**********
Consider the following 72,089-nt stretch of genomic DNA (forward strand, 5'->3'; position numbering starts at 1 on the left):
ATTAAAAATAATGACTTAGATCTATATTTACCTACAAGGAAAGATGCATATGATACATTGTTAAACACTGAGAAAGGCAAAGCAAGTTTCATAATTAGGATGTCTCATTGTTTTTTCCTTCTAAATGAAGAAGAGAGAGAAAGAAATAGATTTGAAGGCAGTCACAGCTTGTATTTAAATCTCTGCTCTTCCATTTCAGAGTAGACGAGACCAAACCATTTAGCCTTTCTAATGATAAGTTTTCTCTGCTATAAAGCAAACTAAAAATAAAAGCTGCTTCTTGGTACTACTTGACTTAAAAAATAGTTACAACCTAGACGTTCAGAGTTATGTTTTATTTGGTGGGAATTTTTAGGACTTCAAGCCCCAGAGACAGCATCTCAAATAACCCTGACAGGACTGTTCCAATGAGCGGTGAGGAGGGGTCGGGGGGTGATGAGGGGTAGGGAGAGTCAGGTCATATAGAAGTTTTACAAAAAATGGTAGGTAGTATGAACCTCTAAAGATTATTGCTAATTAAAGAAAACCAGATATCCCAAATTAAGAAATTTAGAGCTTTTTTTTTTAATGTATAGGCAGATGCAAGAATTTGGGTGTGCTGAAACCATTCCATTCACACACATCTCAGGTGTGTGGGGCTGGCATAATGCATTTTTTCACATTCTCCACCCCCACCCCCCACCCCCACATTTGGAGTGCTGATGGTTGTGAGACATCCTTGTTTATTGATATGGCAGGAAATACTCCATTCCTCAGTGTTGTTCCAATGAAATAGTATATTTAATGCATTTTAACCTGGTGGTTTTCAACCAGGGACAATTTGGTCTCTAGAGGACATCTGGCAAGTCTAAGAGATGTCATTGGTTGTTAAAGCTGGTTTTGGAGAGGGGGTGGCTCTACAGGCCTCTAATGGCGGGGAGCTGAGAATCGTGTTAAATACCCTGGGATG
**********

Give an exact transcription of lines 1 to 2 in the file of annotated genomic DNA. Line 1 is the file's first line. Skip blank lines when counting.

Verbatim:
Consider the following 72,089-nt stretch of genomic DNA (forward strand, 5'->3'; position numbering starts at 1 on the left):
ATTAAAAATAATGACTTAGATCTATATTTACCTACAAGGAAAGATGCATATGATACATTGTTAAACACTGAGAAAGGCAAAGCAAGTTTCATAATTAGGATGTCTCATTGTTTTTTCCTTCTAAATGAAGAAGAGAGAGAAAGAAATAGATTTGAAGGCAGTCACAGCTTGTATTTAAATCTCTGCTCTTCCATTTCAGAGTAGACGAGACCAAACCATTTAGCCTTTCTAATGATAAGTTTTCTCTGCTATAAAGCAAACTAAAAATAAAAGCTGCTTCTTGGTACTACTTGACTTAAAAAATAGTTACAACCTAGACGTTCAGAGTTATGTTTTATTTGGTGGGAATTTTTAGGACTTCAAGCCCCAGAGACAGCATCTCAAATAACCCTGACAGGACTGTTCCAATGAGCGGTGAGGAGGGGTCGGGGGGTGATGAGGGGTAGGGAGAGTCAGGTCATATAGAAGTTTTACAAAAAATGGTAGGTAGTATGAACCTCTAAAGATTATTGCTAATTAAAGAAAACCAGATATCCCAAATTAAGAAATTTAGAGCTTTTTTTTTTAATGTATAGGCAGATGCAAGAATTTGGGTGTGCTGAAACCATTCCATTCACACACATCTCAGGTGTGTGGGGCTGGCATAATGCATTTTTTCACATTCTCCACCCCCACCCCCCACCCCCACATTTGGAGTGCTGATGGTTGTGAGACATCCTTGTTTATTGATATGGCAGGAAATACTCCATTCCTCAGTGTTGTTCCAATGAAATAGTATATTTAATGCATTTTAACCTGGTGGTTTTCAACCAGGGACAATTTGGTCTCTAGAGGACATCTGGCAAGTCTAAGAGATGTCATTGGTTGTTAAAGCTGGTTTTGGAGAGGGGGTGGCTCTACAGGCCTCTAATGGCGGGGAGCTGAGAATCGTGTTAAATACCCTGGGATG